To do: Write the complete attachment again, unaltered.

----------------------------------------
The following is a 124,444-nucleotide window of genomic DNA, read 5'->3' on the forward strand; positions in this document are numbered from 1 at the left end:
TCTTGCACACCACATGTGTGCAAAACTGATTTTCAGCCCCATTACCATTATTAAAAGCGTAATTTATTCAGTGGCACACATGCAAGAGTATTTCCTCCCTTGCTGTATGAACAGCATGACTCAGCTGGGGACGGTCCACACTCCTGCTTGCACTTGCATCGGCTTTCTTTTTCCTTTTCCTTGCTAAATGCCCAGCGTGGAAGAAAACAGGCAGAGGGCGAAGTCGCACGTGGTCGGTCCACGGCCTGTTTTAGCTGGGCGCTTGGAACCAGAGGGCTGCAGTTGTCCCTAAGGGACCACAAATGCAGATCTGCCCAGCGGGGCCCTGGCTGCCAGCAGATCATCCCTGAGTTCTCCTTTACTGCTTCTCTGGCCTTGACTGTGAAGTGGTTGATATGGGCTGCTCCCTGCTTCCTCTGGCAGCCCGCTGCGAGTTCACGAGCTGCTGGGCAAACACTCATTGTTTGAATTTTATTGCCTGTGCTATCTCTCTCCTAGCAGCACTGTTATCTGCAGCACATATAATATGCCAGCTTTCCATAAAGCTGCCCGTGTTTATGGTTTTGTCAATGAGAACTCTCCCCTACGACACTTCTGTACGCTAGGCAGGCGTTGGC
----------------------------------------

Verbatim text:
The following is a 124,444-nucleotide window of genomic DNA, read 5'->3' on the forward strand; positions in this document are numbered from 1 at the left end:
TCTTGCACACCACATGTGTGCAAAACTGATTTTCAGCCCCATTACCATTATTAAAAGCGTAATTTATTCAGTGGCACACATGCAAGAGTATTTCCTCCCTTGCTGTATGAACAGCATGACTCAGCTGGGGACGGTCCACACTCCTGCTTGCACTTGCATCGGCTTTCTTTTTCCTTTTCCTTGCTAAATGCCCAGCGTGGAAGAAAACAGGCAGAGGGCGAAGTCGCACGTGGTCGGTCCACGGCCTGTTTTAGCTGGGCGCTTGGAACCAGAGGGCTGCAGTTGTCCCTAAGGGACCACAAATGCAGATCTGCCCAGCGGGGCCCTGGCTGCCAGCAGATCATCCCTGAGTTCTCCTTTACTGCTTCTCTGGCCTTGACTGTGAAGTGGTTGATATGGGCTGCTCCCTGCTTCCTCTGGCAGCCCGCTGCGAGTTCACGAGCTGCTGGGCAAACACTCATTGTTTGAATTTTATTGCCTGTGCTATCTCTCTCCTAGCAGCACTGTTATCTGCAGCACATATAATATGCCAGCTTTCCATAAAGCTGCCCGTGTTTATGGTTTTGTCAATGAGAACTCTCCCCTACGACACTTCTGTACGCTAGGCAGGCGTTGGC